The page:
Michael Cohen, the former personal attorney of President Donald Trump, departs the U.S. Capitol after testifying before a closed House Intelligence Committee hearing on Capitol Hill in Washington, February 28, 2019.
Joshua Roberts | Reuters
Federal prosecutors in New York have ended their campaign finance investigation into hush money payments arranged by President Donald Trump’s former lawyer Michael Cohen to two women who claim they had sex with Trump, a judge revealed Wednesday.
U.S. District Judge William Pauley also ordered Wednesday that materials related to the probe of Cohen and those payments should be unsealed — and denied a request by prosecutors to keep certain portions blacked out.
Pauley ordered that related materials and a recent status report from the prosecutors, which are currently sealed from public view, be made public in U.S. District Court in Manhattan at 11 a.m. ET Thursday.
While prosecutors agreed that the “majority of the campaign finance portions of the Materials may be unsealed,” they wanted some portions of the materials kept hidden, according to the judge.
“The campaign finance violations discussed in the Materials are a matter of national importance,” he wrote. “Now that the Government’s investigation into those violations has concluded, it is time that every American has an opportunity to scrutinize the Materials.”
It was not clear if the move by prosecutors to end the campaign finance probe of Cohen meant that no other charges would be lodged in connection with the hush money payments. A Justice Department spokeswoman declined to comment and deferred to the publicly filed documents. Cohen’s spokesman, Lanny Davis, declined to comment.
Trump’s lawyer, Jay Sekulow, said in a statement: “We are pleased that the investigation surrounding these ridiculous campaign finance allegations is now closed. We have maintained from the outset that the President never engaged in any campaign finance violation.”
“Another case is closed,” Sekulow added.
Cohen, 52, is serving three-year prison sentence for crimes that include facilitating the hush money payments to porn star Stormy Daniels and Playboy model Karen McDougal, as well as other financial crimes, and lying to Congress.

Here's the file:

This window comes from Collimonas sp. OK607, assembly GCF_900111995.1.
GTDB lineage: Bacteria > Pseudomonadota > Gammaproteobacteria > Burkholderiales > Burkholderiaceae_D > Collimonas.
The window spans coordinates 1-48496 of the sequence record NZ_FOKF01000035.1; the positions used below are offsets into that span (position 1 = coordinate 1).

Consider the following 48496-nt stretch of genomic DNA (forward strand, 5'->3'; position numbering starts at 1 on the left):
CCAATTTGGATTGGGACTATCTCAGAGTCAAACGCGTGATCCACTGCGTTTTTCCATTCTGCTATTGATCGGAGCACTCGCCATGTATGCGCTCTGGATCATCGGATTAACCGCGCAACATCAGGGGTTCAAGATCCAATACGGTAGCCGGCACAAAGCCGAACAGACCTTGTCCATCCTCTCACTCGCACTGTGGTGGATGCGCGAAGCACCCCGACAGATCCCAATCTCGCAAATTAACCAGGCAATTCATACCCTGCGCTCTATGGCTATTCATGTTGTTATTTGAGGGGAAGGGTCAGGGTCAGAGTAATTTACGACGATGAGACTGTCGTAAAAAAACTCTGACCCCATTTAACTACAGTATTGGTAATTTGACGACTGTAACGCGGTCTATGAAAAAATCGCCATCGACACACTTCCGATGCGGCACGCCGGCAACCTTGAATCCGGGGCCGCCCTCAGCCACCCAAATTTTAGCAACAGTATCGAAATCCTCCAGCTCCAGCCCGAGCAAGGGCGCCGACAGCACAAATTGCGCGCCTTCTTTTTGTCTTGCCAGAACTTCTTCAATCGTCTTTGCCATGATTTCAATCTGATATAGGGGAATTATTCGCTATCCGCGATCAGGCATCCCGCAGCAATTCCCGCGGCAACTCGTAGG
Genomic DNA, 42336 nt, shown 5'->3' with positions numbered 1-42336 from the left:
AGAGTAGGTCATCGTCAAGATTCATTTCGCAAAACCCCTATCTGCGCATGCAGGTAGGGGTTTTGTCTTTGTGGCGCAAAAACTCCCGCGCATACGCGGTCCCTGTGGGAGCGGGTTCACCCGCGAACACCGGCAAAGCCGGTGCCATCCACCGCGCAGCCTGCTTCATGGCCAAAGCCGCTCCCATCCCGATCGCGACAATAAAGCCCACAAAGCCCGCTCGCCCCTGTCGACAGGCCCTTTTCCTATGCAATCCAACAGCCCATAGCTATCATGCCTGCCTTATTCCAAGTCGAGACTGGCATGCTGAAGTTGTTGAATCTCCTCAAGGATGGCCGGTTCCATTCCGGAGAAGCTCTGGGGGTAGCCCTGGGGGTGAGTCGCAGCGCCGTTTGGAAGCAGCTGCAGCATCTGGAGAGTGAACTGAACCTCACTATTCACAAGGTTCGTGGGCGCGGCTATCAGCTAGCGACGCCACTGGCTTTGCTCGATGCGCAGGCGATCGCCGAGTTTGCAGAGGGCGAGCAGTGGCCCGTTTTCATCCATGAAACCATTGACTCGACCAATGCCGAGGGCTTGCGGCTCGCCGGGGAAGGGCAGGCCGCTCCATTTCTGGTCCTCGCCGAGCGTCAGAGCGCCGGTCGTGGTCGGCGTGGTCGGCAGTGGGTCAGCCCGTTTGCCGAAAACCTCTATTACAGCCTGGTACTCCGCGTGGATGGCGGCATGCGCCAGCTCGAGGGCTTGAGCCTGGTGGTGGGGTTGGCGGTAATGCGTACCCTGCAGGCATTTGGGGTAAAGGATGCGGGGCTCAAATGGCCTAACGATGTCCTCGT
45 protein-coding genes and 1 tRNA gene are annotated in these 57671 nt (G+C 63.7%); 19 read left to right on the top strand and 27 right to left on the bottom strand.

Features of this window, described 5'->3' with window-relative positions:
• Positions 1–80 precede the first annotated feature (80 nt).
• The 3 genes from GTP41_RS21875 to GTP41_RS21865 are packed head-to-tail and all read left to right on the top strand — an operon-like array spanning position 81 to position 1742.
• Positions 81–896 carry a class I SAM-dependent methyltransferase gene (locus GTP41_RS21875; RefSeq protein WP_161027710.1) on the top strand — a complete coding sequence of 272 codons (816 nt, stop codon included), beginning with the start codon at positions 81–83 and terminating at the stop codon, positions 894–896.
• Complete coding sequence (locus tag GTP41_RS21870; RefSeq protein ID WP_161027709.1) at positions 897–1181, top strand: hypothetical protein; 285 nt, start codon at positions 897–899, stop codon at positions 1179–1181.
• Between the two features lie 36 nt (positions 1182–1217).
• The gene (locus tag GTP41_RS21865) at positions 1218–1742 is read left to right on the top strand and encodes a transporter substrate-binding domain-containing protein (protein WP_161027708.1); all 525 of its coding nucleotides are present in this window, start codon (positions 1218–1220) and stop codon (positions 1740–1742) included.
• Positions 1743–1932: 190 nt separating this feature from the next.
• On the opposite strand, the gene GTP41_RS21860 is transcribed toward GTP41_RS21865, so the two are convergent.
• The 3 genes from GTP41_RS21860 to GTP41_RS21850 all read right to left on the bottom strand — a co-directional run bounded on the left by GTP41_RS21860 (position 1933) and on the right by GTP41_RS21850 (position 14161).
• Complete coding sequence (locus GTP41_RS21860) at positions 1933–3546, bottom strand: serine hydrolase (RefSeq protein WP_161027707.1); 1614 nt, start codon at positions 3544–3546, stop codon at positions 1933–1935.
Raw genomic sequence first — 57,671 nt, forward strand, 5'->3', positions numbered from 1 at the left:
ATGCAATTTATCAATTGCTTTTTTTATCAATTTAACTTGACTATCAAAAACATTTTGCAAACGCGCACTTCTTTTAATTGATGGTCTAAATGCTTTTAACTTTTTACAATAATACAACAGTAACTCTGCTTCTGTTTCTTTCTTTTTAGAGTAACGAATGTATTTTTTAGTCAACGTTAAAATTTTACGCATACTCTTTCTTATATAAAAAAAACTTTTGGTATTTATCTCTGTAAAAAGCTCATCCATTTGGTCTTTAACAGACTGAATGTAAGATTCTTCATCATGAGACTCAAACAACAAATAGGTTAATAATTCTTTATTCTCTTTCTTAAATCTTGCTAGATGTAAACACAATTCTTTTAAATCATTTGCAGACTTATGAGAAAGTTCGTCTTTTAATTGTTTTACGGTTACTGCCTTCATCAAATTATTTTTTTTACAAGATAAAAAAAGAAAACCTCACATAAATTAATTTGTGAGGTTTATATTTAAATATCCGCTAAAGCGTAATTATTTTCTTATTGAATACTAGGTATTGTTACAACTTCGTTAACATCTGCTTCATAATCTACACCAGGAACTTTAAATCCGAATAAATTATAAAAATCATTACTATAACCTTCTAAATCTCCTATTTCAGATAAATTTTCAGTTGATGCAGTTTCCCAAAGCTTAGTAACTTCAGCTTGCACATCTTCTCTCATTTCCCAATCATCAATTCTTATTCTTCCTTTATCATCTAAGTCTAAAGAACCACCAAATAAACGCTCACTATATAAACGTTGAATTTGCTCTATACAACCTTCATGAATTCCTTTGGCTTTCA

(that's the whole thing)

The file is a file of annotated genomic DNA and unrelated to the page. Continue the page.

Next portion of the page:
He personally paid Daniels $130,000 on the eve of the 2016 presidential election in exchange for her agreement to keep quiet about her alleged tryst with Trump a decade earlier, on the heels of his wife Melania giving birth to their son.
Cohen also arranged for the publisher of the supermarket tabloid The National Enquirer to pay McDougal $150,000 in the months leading up to the election. McDougal claims she had an affair with Trump.
The president has denied having sex with either Daniels or McDougal.
Adult-film actress Stephanie Clifford, also known as Stormy Daniels, poses for pictures at the end of her striptease show in Gossip Gentleman club in Long Island, New York, February 23, 2018.
Eduardo Munoz | Reuters
The disgraced and now-disbarred lawyer has said he arranged both payments at the behest of Trump in order to avoid a public scandal that could harm his chances of winning the election against Democrat Hillary Clinton.
Prosecutors late last year revealed that they had signed a nonprosecution agreement with the Enquirer’s then-publisher, American Media Inc., in exchange for the company’s cooperation with their campaign finance violation probe.
Vanity Fair magazine reported last August that Trump friend David Pecker, the then-chairman of AMI, had personally received an immunity agreement from prosecutors, as had AMI’s chief content officer, Dylan Howard.
FBI agents raided Cohen’s apartment, hotel room and office in April 2018, collecting troves of records and electronic devices. Some of those materials were made public with redacted portions in March 2019.
The U.S. Attorney’s Office for the Southern District of New York are still reportedly investigating spending by Trump’s inaugural committee.
Read the judge’s order in Cohen’s case below:
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